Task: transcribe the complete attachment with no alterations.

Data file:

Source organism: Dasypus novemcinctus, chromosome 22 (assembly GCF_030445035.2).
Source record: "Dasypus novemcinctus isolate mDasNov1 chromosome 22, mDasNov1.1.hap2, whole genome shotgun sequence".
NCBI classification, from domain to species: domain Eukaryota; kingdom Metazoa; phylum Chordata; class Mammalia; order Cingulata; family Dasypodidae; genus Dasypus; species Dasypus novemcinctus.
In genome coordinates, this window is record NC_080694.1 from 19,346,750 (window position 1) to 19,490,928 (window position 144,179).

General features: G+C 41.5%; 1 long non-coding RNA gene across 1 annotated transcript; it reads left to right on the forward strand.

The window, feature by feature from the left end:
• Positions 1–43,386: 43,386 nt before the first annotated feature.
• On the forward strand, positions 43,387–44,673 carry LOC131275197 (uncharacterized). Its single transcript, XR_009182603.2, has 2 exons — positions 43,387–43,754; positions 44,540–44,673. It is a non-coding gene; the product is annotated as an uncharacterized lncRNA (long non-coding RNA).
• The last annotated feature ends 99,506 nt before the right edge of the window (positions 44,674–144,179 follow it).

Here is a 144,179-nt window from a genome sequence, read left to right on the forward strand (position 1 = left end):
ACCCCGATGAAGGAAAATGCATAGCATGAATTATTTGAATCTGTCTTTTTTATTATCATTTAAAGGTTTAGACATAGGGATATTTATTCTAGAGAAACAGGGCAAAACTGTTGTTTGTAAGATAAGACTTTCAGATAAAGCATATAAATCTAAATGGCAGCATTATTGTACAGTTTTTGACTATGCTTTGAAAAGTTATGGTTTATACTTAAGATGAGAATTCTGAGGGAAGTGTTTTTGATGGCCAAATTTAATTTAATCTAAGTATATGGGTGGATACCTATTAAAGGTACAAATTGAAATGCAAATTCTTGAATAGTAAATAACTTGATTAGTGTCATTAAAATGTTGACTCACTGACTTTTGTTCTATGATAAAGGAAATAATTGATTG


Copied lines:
Source organism: Dasypus novemcinctus, chromosome 22 (assembly GCF_030445035.2).
Source record: "Dasypus novemcinctus isolate mDasNov1 chromosome 22, mDasNov1.1.hap2, whole genome shotgun sequence".
NCBI classification, from domain to species: domain Eukaryota; kingdom Metazoa; phylum Chordata; class Mammalia; order Cingulata; family Dasypodidae; genus Dasypus; species Dasypus novemcinctus.
In genome coordinates, this window is record NC_080694.1 from 19,346,750 (window position 1) to 19,490,928 (window position 144,179).

General features: G+C 41.5%; 1 long non-coding RNA gene across 1 annotated transcript; it reads left to right on the forward strand.

The window, feature by feature from the left end:
• Positions 1–43,386: 43,386 nt before the first annotated feature.
• On the forward strand, positions 43,387–44,673 carry LOC131275197 (uncharacterized). Its single transcript, XR_009182603.2, has 2 exons — positions 43,387–43,754; positions 44,540–44,673. It is a non-coding gene; the product is annotated as an uncharacterized lncRNA (long non-coding RNA).
• The last annotated feature ends 99,506 nt before the right edge of the window (positions 44,674–144,179 follow it).

Here is a 144,179-nt window from a genome sequence, read left to right on the forward strand (position 1 = left end):
ACCCCGATGAAGGAAAATGCATAGCATGAATTATTTGAATCTGTCTTTTTTATTATCATTTAAAGGTTTAGACATAGGGATATTTATTCTAGAGAAACAGGGCAAAACTGTTGTTTGTAAGATAAGACTTTCAGATAAAGCATATAAATCTAAATGGCAGCATTATTGTACAGTTTTTGACTATGCTTTGAAAAGTTATGGTTTATACTTAAGATGAGAATTCTGAGGGAAGTGTTTTTGATGGCCAAATTTAATTTAATCTAAGTATATGGGTGGATACCTATTAAAGGTACAAATTGAAATGCAAATTCTTGAATAGTAAATAACTTGATTAGTGTCATTAAAATGTTGACTCACTGACTTTTGTTCTATGATAAAGGAAATAATTGATTG